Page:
(Critical Edition of Dramatic Literature)

Largely because of The London Merchant, George Lillo is a playwright to be reckoned with in any consideration of middle-class or domestic tragedy, not only in England but also on the Continent, where his influence was more generally felt. He demonstrated once and for all that tragedy was not the exclusive province of princes, but that middle-class men and women possessed the necessary stature for tragic action. Although his plays are not of the first rank, they are worthy progenitors of a large body of later drama.

The London Merchant

“The Ballad of George Barnwell” (which was sung to the tune of “The Merchant”), the late Elizabethan song which became the source of Lillo’s masterpiece, The London Merchant, was said to have been inspired by an actual murder case in Shropshire. The case concerned an apprentice who was seduced by an unscrupulous woman, embezzled funds from his master and gave them to the seductress, and then murdered an uncle in order to rob him. The authors of Elizabethan domestic tragedies often turned to accounts of murder cases for their sources, and Lillo was familiar with these sixteenth and seventeenth century middle-class plays (he wrote his own version of one, Arden of Feversham), so it is easy to understand the appeal of such a moralistic ballad to a young playwright who had been a shopkeeper and was a Calvinist Dissenter. It provided him with a substantive basis for a dramatized sermon on loyalty, honor, greed, and sexual morality—all of which he had touched on in his first play, Silvia.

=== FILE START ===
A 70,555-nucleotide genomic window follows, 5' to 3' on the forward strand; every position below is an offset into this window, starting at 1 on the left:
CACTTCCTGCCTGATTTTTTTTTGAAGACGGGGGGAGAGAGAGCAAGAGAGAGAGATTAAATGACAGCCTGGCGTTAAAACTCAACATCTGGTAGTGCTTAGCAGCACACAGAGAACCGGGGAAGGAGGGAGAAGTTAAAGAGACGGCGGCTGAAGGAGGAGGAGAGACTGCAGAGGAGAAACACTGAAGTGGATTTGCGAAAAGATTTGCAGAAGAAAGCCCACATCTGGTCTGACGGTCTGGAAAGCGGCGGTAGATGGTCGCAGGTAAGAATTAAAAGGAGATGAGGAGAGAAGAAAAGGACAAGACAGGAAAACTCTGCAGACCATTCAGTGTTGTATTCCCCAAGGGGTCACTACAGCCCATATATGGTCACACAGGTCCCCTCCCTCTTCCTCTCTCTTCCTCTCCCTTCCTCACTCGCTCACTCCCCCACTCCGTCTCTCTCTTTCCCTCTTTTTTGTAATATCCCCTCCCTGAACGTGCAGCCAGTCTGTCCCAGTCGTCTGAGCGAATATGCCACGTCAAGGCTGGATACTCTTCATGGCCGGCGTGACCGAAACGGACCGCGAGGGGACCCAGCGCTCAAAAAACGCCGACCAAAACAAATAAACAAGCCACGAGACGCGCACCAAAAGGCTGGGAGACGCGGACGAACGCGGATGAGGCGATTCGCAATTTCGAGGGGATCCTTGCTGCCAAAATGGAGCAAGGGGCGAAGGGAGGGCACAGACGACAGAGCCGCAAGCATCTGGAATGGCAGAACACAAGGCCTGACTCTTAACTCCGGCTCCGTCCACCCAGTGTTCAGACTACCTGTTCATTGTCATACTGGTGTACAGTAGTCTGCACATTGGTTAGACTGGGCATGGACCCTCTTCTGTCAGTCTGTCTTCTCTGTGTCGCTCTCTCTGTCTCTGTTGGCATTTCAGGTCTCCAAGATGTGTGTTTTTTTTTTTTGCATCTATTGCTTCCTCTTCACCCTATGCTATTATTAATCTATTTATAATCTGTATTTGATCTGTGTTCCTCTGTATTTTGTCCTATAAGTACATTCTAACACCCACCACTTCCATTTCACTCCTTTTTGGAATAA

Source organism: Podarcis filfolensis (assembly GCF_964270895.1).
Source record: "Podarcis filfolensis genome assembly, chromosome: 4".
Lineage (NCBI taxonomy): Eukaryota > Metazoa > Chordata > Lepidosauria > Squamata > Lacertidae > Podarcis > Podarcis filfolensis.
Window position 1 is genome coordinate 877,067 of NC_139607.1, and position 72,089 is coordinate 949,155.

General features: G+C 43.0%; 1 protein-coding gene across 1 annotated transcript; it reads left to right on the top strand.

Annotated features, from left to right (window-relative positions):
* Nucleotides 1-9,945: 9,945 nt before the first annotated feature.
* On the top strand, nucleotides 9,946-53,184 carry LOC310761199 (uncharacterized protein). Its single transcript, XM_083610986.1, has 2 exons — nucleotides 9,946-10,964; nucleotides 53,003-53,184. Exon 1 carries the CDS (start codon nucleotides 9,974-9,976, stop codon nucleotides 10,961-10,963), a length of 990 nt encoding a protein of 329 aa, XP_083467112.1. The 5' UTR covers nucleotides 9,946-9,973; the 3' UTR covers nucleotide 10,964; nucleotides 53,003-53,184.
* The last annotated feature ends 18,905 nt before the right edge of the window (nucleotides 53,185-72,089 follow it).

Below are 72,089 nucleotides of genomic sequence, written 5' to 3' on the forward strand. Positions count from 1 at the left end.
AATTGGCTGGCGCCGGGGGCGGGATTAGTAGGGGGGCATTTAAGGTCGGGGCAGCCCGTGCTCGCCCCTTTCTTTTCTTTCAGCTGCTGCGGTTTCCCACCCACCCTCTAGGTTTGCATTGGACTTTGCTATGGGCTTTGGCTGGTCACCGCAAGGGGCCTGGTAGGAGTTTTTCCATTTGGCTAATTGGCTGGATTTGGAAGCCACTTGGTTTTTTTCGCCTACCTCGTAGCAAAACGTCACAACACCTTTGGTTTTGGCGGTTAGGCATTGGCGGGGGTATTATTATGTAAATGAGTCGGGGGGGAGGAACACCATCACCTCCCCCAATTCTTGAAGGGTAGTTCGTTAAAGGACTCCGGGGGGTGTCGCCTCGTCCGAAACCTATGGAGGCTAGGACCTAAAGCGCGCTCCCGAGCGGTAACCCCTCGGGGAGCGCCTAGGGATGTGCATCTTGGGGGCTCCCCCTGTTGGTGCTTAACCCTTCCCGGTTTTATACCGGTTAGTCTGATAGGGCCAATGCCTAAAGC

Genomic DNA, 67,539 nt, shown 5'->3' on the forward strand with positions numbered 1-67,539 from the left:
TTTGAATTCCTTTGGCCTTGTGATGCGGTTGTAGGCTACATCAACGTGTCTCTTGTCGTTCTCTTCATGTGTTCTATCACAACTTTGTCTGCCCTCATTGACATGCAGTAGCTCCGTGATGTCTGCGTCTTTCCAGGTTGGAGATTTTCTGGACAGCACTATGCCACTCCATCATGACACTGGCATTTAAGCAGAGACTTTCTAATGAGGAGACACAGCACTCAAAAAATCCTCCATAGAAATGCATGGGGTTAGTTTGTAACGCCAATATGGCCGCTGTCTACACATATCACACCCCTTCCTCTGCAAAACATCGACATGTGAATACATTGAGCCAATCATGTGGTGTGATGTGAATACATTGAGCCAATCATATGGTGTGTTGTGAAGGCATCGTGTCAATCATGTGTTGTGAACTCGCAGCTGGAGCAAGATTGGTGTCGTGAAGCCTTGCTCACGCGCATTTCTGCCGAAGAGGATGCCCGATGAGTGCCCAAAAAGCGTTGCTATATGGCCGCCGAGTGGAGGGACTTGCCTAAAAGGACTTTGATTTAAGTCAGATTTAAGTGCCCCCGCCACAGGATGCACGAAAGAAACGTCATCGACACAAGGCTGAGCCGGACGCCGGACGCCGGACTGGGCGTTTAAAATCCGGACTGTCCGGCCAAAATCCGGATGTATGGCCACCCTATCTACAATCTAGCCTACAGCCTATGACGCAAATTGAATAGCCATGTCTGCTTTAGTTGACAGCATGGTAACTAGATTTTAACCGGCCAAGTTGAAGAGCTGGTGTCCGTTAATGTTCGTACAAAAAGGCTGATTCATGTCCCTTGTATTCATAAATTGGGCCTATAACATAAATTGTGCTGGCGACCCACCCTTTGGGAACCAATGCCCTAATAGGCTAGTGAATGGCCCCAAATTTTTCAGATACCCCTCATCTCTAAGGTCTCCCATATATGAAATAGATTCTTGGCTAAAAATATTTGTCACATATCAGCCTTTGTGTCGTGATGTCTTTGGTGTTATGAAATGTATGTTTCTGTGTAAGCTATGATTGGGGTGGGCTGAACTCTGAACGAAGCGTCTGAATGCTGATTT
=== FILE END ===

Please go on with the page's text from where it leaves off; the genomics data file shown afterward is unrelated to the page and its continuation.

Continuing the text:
Allusions early in The London Merchant date the action before the defeat of the Spanish Armada, but there is nothing else to detract from its contemporary realism (its original title included the words “A True History”), and Lillo’s addition of the characters of Maria, Trueman, and Millwood’s servants to the four in his source increased the possibilities for thematic development as well as dramatic conflict. He also made Millwood, the seductress, into a tragic figure through passages that recall Cleopatra and Lady Macbeth and by focusing on the reasons for her misanthropy.

The play opens with a dialogue between Thorowgood, the merchant, and Trueman, an apprentice, in which the master praises his country, its queen, and his fellow merchants, who “sometimes contribute to the safety of their country as they do at all times to its happiness.” Thorowgood warns Trueman that if he “should be tempted to any action that has the appearance of vice or meanness in it,” he should reflect “on the dignity of our profession,” and then “may with honest scorn reject whatever is unworthy of it.” When his only child, Maria, enters, the merchant recalls her many suitors, but she discounts “high birth and titles”; her melancholia, one suspects, is the result of unrequited love (for Barnwell, as it turns out).

The scene shifts to the home of Millwood, a malcontent who labels men “selfish hypocrites,” hates other women, and supports herself by taking advantage “only of the young and innocent part of the sex who, having never injured women, apprehend no injury from them.” Eighteen-year-old Barnwell, whom she has observed in financial transactions, is her latest intended victim, and Lillo prepares the audience well for his naïveté and easy distraction in the face of her advances. When she asks what he thinks about love, he talks about “the general love we owe to mankind” and his attachment for his uncle, master, and fellow apprentices. First addled and then smitten, Barnwell almost as quickly is miserable, having bought “a moment’s pleasure with an age of pain.” Conscience-stricken, he returns home, unable to reveal his transgression even to Trueman, his fellow apprentice and closest friend, but he is convinced that Millwood loves him. Thorowgood confronts but quickly pardons Barnwell for his unexplained absence (“That modest blush, the confusion so visible in your face, speak grief and shame”) and then warns his charge: “Now, when the sense of pleasure’s quick and passion high, the voluptuous appetites, raging and fierce, demand the strongest curb.” Barnwell, though, is tempted anew, this time by Millwood’s story of poverty. He seals his fate by giving her money taken from Thorowgood, but again is immediately tormented by remorse.